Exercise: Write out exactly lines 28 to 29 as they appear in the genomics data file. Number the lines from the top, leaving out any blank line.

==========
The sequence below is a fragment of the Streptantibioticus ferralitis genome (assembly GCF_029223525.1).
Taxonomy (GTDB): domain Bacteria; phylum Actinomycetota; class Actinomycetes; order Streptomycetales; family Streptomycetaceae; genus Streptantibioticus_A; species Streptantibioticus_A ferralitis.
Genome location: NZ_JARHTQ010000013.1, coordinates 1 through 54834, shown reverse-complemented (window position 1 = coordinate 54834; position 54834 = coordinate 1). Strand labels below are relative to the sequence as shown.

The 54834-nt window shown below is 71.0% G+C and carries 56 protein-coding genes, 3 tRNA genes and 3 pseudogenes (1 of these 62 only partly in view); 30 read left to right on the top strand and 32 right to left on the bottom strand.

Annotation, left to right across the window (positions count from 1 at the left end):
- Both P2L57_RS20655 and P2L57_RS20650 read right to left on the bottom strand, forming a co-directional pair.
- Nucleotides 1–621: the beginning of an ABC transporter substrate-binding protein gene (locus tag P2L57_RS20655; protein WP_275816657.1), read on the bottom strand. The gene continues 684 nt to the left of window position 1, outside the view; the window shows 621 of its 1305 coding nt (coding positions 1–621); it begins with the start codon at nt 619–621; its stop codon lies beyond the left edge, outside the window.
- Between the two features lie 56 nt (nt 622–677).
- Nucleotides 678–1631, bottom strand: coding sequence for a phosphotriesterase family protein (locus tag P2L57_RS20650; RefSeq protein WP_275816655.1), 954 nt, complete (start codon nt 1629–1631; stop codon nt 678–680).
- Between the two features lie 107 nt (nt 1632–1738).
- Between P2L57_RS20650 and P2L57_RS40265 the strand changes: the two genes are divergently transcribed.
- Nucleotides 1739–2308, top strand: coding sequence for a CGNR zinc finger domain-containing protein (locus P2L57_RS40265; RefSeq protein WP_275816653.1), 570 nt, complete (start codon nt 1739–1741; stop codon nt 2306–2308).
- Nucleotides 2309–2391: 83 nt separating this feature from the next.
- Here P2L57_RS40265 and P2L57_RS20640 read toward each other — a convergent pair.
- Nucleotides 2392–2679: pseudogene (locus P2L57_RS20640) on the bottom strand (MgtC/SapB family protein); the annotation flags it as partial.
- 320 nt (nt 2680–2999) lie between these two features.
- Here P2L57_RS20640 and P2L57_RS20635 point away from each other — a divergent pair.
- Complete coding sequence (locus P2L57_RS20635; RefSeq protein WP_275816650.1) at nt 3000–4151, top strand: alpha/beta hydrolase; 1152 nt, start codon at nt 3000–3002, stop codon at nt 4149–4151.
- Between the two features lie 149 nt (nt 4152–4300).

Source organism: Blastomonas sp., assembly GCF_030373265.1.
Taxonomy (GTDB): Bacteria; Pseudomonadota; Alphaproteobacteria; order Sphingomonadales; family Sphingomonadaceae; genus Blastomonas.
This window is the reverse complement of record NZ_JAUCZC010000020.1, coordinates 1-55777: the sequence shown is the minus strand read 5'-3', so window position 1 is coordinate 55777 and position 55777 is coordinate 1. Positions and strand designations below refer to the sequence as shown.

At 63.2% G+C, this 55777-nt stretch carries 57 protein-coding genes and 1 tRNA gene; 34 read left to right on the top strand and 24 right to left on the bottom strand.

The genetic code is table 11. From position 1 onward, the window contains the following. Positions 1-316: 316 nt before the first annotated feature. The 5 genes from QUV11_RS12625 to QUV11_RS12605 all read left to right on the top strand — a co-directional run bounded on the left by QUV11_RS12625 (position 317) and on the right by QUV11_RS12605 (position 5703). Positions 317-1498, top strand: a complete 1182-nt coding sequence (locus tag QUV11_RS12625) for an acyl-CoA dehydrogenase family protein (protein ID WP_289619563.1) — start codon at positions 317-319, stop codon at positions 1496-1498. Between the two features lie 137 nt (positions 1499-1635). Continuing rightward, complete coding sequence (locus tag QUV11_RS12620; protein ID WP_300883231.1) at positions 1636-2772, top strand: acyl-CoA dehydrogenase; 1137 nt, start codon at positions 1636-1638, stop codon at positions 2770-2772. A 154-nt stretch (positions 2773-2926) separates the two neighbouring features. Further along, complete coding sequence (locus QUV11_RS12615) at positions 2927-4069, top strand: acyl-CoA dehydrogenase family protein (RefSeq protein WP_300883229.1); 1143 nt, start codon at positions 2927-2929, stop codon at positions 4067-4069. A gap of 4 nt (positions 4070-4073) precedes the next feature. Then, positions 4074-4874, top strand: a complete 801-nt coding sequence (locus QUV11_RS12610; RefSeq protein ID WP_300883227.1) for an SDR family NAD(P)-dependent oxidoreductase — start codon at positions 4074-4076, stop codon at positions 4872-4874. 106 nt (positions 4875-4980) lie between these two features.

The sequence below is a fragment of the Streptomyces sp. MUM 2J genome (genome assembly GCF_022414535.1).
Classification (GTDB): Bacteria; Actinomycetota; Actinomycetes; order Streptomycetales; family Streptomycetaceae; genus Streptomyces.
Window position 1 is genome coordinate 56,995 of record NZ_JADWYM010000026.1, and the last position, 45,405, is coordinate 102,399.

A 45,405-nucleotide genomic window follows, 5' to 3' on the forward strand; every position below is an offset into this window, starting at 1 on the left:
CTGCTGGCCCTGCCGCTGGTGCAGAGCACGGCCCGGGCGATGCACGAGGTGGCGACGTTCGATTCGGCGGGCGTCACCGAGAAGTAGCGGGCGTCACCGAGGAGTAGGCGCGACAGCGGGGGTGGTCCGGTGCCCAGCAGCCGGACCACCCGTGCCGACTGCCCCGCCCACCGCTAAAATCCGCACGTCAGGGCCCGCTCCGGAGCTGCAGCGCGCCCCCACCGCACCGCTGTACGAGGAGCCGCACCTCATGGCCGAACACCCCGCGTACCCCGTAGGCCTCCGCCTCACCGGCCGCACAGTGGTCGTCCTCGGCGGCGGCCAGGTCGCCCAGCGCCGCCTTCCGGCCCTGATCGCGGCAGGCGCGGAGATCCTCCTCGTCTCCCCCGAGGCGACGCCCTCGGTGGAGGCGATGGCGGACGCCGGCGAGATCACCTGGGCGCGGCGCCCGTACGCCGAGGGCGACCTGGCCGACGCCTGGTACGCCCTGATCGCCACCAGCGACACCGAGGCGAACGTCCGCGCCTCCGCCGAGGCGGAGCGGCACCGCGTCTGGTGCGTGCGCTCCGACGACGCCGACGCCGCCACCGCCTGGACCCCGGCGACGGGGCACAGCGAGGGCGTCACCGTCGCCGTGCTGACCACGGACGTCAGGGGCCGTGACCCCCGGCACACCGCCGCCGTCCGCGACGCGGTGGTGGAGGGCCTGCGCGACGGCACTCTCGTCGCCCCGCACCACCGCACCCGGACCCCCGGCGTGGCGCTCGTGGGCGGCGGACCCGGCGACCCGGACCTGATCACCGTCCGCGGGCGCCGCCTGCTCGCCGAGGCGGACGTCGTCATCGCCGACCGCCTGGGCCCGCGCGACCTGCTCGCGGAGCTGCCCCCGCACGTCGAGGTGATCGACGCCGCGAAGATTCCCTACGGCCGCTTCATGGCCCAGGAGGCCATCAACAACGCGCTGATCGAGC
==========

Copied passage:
A 45,405-nucleotide genomic window follows, 5' to 3' on the forward strand; every position below is an offset into this window, starting at 1 on the left:
CTGCTGGCCCTGCCGCTGGTGCAGAGCACGGCCCGGGCGATGCACGAGGTGGCGACGTTCGATTCGGCGGGCGTCACCGAGAAGTAGCGGGCGTCACCGAGGAGTAGGCGCGACAGCGGGGGTGGTCCGGTGCCCAGCAGCCGGACCACCCGTGCCGACTGCCCCGCCCACCGCTAAAATCCGCACGTCAGGGCCCGCTCCGGAGCTGCAGCGCGCCCCCACCGCACCGCTGTACGAGGAGCCGCACCTCATGGCCGAACACCCCGCGTACCCCGTAGGCCTCCGCCTCACCGGCCGCACAGTGGTCGTCCTCGGCGGCGGCCAGGTCGCCCAGCGCCGCCTTCCGGCCCTGATCGCGGCAGGCGCGGAGATCCTCCTCGTCTCCCCCGAGGCGACGCCCTCGGTGGAGGCGATGGCGGACGCCGGCGAGATCACCTGGGCGCGGCGCCCGTACGCCGAGGGCGACCTGGCCGACGCCTGGTACGCCCTGATCGCCACCAGCGACACCGAGGCGAACGTCCGCGCCTCCGCCGAGGCGGAGCGGCACCGCGTCTGGTGCGTGCGCTCCGACGACGCCGACGCCGCCACCGCCTGGACCCCGGCGACGGGGCACAGCGAGGGCGTCACCGTCGCCGTGCTGACCACGGACGTCAGGGGCCGTGACCCCCGGCACACCGCCGCCGTCCGCGACGCGGTGGTGGAGGGCCTGCGCGACGGCACTCTCGTCGCCCCGCACCACCGCACCCGGACCCCCGGCGTGGCGCTCGTGGGCGGCGGACCCGGCGACCCGGACCTGATCACCGTCCGCGGGCGCCGCCTGCTCGCCGAGGCGGACGTCGTCATCGCCGACCGCCTGGGCCCGCGCGACCTGCTCGCGGAGCTGCCCCCGCACGTCGAGGTGATCGACGCCGCGAAGATTCCCTACGGCCGCTTCATGGCCCAGGAGGCCATCAACAACGCGCTGATCGAGC